Rare Expensive Chinese Vase Surrounded By Controversy
Last year one of the most expensive things sold at auction was an 18th century Chinese porcelain vase which was sold for £43 million ($69.3 million) at Bainbridge's Auctions (£51.6 million after the buyers premium). The vase was only estimated to sell for £1.2 million at the small auction house but fierce bidding among Chinese would-be buyers drove up the price. The vase sold to a Chinese bidder who turned up to bid on behalf of an undisclosed buyer. But now the story continues with a new article from the Telegraph that says that buyer has a case of cold feet. Some say that the Chinese bidder, described as a wealthy industrialist had lost out on a similar auction and may have leaped before he looked. Or he could still be gathering money to pay for the vase.
The mysterious sellers have not been outed to the world. They are said to have found the double-walled vase among an old relative's possessions. There are some skeptics who wonder if the story about the vase is genuine.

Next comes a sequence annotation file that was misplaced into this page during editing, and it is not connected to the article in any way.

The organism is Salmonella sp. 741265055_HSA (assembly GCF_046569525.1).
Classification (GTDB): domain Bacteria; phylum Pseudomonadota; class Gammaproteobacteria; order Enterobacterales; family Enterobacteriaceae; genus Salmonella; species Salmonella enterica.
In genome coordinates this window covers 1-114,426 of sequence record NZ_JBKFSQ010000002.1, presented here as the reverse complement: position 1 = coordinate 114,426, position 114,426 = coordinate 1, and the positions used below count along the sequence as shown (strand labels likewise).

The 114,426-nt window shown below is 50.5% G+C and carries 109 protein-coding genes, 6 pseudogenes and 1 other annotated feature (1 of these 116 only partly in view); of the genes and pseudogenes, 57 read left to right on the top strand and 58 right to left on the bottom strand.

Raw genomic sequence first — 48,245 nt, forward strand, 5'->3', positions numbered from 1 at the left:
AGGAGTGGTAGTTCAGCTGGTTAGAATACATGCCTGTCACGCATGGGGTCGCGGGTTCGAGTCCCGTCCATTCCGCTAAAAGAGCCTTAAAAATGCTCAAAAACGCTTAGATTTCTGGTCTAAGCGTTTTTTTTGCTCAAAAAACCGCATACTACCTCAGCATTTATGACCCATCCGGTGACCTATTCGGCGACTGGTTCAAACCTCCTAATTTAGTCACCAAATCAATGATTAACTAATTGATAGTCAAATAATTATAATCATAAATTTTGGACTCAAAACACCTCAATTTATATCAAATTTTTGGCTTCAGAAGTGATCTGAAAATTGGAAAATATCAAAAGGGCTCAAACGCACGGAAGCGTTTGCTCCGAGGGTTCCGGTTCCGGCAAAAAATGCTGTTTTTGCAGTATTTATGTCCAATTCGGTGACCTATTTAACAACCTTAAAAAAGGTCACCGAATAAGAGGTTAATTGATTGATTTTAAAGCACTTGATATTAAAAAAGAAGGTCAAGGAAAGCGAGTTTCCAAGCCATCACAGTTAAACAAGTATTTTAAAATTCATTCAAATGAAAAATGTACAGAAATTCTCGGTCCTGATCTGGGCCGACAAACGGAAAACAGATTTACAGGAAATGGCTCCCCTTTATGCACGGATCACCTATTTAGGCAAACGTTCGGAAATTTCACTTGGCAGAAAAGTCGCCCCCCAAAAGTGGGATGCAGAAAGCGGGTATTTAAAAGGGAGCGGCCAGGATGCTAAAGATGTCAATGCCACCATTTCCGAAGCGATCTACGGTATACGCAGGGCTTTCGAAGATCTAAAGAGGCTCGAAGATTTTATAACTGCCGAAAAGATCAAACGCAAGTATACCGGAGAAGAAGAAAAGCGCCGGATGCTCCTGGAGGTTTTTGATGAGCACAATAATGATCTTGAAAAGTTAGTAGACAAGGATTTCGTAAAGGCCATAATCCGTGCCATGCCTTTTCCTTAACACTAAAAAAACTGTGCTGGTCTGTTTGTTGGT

What happens if the sale doesn't go through? In this case both the sellers and the auction house won't get their money and the auction house may also be liable for insurance and storage fees. According to the Telegraph article the best strategy would be the one employed by sellers around the world, approach the under bidders and find out if they are still interested. Otherwise the auction house may put it back up for auction where it likely won't sell for nearly as much on the second go-round.
Meanwhile the run on expensive Chinese vases continues. Just a few days ago a rare Chinese vase, also found in an attic, brought in more than £500,000 at auction. BBC News reports that the Qianlong porcelain planter was bought by a telephone bidder on the line from Hong Kong for £520,000 at Murray's Auctioneers on Friday, soaring above an estimate of between £40,000 and £60,000.